• Revenue Cycle Management
  • COVID-19
  • Reimbursement
  • Diabetes Awareness Month
  • Risk Management
  • Patient Retention
  • Staffing
  • Medical Economics® 100th Anniversary
  • Coding and documentation
  • Business of Endocrinology
  • Telehealth
  • Physicians Financial News
  • Cybersecurity
  • Cardiovascular Clinical Consult
  • Locum Tenens, brought to you by LocumLife®
  • Weight Management
  • Business of Women's Health
  • Practice Efficiency
  • Finance and Wealth
  • EHRs
  • Remote Patient Monitoring
  • Sponsored Webinars
  • Medical Technology
  • Billing and collections
  • Acute Pain Management
  • Exclusive Content
  • Value-based Care
  • Business of Pediatrics
  • Concierge Medicine 2.0 by Castle Connolly Private Health Partners
  • Practice Growth
  • Concierge Medicine
  • Business of Cardiology
  • Implementing the Topcon Ocular Telehealth Platform
  • Malpractice
  • Influenza
  • Sexual Health
  • Chronic Conditions
  • Technology
  • Legal and Policy
  • Money
  • Opinion
  • Vaccines
  • Practice Management
  • Patient Relations
  • Careers

Why You Should and Shouldn’t Compare Your Income to Others


The saying that money can't buy happiness is true to a great extent. Yet, new psychology research points to a strong link between money and happiness, and it might not be exactly the link you would expect.

The saying that money can't buy happiness is true to a great extent. Yet, new psychology research points to a strong link between money and happiness, and it might not be exactly the link you would expect.

Keeping up with Dr. Jones

It turns out that relative income is a much stronger determinant of happiness than actual income. In other words, it is not how much money you have, but how much money you think you have in comparison to others that plays a larger role in your personal happiness. Research shows that people who perceive their incomes as lower than others are less happy than people who perceive their incomes as higher than others.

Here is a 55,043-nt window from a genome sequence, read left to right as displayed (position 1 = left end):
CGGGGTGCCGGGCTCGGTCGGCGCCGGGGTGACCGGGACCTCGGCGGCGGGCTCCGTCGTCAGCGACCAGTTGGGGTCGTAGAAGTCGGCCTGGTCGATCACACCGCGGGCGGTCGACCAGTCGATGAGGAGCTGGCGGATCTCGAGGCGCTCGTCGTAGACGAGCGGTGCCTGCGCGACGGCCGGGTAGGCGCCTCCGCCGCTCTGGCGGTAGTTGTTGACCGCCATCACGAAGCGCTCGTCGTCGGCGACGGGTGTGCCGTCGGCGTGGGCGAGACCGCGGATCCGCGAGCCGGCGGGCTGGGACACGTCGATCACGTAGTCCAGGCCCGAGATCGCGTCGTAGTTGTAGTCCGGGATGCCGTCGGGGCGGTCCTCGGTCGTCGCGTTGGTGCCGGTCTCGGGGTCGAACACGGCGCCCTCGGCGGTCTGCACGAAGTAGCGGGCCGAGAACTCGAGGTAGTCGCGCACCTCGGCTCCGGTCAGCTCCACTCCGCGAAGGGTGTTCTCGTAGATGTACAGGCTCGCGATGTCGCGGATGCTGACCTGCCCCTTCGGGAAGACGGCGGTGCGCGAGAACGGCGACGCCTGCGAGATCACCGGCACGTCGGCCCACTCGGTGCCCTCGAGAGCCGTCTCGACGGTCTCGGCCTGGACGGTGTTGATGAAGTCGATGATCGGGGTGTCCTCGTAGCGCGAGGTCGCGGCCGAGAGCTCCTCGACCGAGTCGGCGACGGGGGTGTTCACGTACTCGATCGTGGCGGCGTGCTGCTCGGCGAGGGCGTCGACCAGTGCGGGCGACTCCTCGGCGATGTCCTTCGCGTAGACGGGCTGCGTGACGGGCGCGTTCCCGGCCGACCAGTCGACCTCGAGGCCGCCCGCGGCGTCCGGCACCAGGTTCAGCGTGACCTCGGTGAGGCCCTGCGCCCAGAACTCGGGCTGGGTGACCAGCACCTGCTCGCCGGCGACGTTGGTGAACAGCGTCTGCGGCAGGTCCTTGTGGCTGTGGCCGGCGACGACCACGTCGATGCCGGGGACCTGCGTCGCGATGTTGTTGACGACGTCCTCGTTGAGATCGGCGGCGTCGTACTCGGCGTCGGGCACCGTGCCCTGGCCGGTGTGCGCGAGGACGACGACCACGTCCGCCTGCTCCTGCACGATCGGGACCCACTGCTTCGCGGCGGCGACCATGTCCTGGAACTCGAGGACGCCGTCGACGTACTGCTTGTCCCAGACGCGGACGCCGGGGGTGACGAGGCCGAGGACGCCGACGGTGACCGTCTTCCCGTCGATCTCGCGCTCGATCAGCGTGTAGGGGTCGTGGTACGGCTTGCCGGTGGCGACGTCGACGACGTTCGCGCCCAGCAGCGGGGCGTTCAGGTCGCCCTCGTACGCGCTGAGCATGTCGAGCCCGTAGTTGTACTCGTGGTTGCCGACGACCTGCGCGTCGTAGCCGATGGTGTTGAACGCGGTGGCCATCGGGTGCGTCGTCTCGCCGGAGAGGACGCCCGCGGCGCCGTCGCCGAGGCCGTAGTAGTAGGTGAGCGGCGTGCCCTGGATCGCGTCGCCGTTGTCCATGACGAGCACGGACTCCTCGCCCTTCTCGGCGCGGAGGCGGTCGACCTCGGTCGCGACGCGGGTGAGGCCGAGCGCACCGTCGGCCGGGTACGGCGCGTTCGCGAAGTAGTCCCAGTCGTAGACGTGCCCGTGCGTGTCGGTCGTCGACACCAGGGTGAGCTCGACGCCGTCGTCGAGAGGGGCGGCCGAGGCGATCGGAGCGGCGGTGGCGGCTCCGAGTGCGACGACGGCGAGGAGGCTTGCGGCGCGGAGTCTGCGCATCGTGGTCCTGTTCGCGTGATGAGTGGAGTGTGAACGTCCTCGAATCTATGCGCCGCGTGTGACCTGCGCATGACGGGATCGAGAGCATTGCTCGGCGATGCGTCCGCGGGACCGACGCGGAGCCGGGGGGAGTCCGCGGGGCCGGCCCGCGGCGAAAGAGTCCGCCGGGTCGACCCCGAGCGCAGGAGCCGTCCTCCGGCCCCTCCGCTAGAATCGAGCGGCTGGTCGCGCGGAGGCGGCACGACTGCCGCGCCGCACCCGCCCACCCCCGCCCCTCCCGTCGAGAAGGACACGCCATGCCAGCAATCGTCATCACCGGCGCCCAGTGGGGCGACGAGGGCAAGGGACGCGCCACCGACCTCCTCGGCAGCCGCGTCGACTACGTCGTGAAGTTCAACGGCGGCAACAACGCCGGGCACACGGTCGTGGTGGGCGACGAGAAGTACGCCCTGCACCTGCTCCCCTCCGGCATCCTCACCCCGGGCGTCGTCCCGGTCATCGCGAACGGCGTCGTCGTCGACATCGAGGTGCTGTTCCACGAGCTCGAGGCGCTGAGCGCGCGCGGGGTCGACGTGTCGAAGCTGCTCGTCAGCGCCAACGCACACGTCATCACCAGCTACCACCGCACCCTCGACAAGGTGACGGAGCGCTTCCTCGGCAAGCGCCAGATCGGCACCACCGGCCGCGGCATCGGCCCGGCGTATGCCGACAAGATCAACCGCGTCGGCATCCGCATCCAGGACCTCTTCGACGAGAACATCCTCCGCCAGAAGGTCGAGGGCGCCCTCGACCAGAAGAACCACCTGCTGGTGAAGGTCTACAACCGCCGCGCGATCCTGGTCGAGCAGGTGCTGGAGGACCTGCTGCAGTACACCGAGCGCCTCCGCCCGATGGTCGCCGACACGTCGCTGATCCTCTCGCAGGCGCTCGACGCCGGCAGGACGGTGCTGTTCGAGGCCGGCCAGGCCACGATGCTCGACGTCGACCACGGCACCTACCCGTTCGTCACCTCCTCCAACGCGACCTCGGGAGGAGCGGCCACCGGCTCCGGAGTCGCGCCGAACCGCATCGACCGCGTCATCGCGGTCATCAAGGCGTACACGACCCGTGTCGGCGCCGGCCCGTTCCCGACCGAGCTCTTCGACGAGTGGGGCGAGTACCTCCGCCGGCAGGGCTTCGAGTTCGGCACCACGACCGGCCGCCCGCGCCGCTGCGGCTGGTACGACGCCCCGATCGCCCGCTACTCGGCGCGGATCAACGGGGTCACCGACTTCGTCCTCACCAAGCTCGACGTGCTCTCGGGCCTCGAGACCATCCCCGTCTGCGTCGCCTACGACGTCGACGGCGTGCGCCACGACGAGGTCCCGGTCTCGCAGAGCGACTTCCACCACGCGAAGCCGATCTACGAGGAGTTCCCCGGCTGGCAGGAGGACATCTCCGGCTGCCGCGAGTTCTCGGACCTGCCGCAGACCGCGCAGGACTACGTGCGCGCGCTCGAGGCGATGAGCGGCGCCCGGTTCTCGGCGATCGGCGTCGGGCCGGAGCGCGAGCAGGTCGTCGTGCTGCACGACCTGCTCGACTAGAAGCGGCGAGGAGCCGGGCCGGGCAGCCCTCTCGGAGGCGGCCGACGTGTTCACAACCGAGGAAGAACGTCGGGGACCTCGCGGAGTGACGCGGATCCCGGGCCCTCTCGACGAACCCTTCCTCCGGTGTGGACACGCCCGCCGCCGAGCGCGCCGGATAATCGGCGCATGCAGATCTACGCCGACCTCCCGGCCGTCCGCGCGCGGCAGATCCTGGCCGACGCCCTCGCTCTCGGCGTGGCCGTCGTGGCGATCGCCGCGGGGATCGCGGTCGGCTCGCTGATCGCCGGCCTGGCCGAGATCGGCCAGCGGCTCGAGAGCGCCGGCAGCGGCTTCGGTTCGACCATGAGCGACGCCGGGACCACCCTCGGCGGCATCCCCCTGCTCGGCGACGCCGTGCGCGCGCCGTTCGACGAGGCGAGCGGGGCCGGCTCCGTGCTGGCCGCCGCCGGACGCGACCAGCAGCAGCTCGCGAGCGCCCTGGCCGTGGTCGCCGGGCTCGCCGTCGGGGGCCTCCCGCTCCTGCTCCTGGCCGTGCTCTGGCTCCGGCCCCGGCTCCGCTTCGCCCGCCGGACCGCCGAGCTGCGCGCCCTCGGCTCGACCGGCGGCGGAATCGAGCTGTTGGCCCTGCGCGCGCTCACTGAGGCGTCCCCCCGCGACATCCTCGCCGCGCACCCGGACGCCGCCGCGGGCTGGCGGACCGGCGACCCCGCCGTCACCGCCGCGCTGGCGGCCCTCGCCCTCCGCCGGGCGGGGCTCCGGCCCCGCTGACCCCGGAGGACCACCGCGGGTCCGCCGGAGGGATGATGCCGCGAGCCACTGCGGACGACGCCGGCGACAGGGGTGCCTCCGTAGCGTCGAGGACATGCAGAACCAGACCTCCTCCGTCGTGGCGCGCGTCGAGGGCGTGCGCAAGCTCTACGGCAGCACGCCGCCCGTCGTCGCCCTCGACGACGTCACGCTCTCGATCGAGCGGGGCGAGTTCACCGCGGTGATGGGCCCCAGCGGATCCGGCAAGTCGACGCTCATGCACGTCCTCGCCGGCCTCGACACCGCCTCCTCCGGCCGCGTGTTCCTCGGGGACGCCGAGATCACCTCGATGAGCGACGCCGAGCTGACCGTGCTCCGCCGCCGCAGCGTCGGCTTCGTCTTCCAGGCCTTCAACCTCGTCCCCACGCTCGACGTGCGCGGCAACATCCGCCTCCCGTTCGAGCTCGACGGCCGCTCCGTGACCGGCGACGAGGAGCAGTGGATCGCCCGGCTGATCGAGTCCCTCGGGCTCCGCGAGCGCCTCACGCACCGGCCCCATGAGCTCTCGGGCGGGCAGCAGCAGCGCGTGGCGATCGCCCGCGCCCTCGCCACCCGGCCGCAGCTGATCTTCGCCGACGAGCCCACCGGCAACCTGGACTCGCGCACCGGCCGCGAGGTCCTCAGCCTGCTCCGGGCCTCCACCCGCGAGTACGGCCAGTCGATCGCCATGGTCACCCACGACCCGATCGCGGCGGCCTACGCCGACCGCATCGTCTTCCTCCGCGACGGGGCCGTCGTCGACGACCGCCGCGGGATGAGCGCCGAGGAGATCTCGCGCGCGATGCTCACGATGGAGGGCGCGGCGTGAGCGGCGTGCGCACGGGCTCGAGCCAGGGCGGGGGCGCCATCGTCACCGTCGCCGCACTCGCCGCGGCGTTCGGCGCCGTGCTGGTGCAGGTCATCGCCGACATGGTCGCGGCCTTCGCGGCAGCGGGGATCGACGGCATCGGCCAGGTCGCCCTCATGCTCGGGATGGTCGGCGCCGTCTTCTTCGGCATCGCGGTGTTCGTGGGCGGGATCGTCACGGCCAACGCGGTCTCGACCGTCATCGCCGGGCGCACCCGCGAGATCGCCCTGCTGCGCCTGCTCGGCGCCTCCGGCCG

Relative income is a leading component of happiness, but who you compare yourself to is the key to whether you consider your income high enough to make you happy or too low to make you happy. When people compare themselves to others, they don't compare themselves to 100% of the population. Doctors don't compare their salaries to sports heroes or movie stars, as that comparison could make anyone unhappy. Nor do physicians compare themselves to people who are financially struggling. Such a comparison should instill a sense of relief and gratefulness, protecting against personal dissatisfaction. Yet neither is the case. Instead, doctors, and all people for that matter, compare themselves to a few key people who they view as equals. So, even if you were earning a salary that you would normally consider quite decent, your estimate of a peer's salary can be the main factor that makes you unhappy with yourself.

Should you stop comparing?

According to happiness research, yes and no. Benchmarks are an important aspect of functioning in the world. It helps for you to know the appropriate compensation you should expect based on your specialty, your years of experience and your geographic location so that you can make solid career choices and negotiate your contracts fairly.